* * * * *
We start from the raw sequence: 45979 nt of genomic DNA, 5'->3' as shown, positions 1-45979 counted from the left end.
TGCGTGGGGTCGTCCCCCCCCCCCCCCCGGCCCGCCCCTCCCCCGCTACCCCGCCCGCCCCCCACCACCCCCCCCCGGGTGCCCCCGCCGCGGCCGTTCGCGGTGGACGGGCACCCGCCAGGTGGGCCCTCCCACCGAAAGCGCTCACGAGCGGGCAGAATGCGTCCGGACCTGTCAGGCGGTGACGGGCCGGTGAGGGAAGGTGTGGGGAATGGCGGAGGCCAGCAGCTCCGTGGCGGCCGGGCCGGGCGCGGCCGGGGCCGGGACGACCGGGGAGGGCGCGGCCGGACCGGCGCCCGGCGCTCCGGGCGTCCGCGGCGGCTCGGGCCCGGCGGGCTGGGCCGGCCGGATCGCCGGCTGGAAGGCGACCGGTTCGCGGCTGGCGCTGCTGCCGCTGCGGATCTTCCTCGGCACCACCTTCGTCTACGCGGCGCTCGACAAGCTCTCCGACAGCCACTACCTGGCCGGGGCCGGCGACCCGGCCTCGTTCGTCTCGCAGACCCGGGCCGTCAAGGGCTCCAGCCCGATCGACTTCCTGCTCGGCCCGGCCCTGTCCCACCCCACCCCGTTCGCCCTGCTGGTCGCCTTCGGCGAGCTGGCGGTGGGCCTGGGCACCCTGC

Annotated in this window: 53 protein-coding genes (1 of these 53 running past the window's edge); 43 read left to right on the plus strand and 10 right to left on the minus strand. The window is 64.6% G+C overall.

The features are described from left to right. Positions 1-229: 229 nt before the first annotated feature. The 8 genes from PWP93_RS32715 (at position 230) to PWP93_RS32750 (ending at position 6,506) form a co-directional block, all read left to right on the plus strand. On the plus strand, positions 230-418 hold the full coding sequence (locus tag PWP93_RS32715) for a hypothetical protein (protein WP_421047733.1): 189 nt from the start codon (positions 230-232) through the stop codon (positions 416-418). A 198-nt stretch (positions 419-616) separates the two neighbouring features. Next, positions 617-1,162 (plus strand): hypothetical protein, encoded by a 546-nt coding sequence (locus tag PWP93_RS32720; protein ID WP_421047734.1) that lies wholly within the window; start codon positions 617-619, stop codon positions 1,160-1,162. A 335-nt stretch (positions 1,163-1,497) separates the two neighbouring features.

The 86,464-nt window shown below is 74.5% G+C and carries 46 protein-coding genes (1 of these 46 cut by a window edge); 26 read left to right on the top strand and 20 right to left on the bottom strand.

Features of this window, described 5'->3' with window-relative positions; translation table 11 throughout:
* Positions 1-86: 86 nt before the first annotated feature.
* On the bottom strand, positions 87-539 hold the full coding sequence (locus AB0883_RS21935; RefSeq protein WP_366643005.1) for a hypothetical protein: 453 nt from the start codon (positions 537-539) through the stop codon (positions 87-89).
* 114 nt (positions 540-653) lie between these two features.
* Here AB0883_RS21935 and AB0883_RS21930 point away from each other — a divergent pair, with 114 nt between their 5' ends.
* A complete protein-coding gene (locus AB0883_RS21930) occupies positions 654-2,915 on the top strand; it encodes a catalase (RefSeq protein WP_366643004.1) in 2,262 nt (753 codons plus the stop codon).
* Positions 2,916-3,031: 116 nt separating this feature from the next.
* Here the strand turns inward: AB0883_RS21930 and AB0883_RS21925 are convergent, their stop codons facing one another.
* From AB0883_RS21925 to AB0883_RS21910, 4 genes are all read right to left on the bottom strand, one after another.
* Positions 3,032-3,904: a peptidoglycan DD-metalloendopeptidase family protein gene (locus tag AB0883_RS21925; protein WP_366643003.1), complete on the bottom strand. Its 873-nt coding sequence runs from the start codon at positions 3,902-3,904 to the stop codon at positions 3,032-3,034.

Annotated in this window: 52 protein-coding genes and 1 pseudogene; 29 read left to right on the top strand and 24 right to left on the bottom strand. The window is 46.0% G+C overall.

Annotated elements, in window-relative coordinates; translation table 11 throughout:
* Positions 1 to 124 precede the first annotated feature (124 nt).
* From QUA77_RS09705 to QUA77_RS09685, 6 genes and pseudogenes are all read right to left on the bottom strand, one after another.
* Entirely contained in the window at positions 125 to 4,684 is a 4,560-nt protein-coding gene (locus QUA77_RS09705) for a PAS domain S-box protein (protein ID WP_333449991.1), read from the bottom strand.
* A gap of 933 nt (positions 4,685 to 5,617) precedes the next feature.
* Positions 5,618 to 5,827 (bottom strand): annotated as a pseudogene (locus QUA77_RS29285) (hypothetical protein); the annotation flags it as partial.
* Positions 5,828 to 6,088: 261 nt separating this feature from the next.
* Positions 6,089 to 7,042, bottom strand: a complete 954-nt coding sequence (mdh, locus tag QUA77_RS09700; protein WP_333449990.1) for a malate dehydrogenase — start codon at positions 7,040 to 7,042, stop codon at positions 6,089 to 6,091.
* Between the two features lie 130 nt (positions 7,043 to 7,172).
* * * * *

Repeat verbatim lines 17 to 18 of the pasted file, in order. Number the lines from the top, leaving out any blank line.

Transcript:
Annotated elements, in window-relative coordinates; translation table 11 throughout:
* Positions 1 to 124 precede the first annotated feature (124 nt).